What a Father!
What father would respond like that to the kind of behavior of those two sons described in the parable? To the kid who insolently says, "I will not" to his father's command (v. 29), he just walks away and turns to the other son. And to the son who fails to keep his word, the father does not appear to do anything to punish him either.
Only our Heavenly Father has that kind of loving patience to us, his disobedient, insolent, and unfaithful children. In fact, He has more than enough patience to wait for us to turn back to Him and do the right thing. He does not even force on us what is good for us.
We often find ourselves behaving as one, or both, of the sons. We all have said no to God at one time or another in our lives. Or we say yes, and then fail to do what we have promised. We can be both tax collectors and prostitutes, and chief priests and elders of this parable. The ideal is to both say yes and willingly do what God asks of us.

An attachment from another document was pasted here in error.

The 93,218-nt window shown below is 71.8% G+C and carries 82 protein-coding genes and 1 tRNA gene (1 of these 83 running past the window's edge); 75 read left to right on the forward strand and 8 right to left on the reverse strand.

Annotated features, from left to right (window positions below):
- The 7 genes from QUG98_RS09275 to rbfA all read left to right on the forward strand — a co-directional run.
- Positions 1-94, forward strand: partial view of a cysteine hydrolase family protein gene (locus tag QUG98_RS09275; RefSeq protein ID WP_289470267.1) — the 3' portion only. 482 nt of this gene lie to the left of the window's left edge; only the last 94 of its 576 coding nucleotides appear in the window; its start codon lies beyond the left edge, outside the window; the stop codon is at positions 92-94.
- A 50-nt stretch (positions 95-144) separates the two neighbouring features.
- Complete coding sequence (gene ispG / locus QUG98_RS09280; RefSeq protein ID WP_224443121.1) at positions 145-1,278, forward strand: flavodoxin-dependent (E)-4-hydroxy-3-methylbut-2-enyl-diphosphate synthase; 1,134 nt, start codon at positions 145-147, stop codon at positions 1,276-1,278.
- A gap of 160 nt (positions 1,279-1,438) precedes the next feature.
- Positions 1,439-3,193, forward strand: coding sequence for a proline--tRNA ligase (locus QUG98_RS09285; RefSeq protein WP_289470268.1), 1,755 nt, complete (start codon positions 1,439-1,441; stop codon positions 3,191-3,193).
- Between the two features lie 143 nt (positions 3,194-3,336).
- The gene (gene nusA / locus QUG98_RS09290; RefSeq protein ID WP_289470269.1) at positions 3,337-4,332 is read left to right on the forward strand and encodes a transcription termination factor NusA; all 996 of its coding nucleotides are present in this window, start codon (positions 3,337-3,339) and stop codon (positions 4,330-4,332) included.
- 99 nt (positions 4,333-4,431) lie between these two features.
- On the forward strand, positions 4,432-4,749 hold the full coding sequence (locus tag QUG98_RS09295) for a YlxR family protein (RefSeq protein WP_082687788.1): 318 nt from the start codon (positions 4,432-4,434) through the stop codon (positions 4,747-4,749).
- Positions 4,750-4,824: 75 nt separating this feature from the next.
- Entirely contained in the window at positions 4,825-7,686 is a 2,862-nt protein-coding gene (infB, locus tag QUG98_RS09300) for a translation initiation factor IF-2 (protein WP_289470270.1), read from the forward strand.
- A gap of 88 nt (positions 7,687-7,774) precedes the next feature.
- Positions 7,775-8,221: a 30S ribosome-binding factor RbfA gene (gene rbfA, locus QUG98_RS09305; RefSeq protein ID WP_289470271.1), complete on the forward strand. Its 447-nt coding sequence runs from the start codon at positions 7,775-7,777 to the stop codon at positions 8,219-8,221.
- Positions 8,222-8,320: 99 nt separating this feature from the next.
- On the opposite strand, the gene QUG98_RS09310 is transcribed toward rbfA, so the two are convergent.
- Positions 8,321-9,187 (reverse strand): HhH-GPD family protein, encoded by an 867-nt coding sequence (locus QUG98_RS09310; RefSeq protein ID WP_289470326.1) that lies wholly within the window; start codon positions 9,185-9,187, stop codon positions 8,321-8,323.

We know the ideal that we are supposed to live by. Yet, we find ourselves living nowhere near that ideal. That is where God's mercy and love enters. God is always there, waiting for us to freely come to Him and enjoy the happiness that He alone can give us.
 This reflection is from Kyle Zinno, a Salesian seminarian currently living in Orange, NJ.
 Barclay, William. And Jesus Said. Philadelphia, Westminster, 1970; p. 203.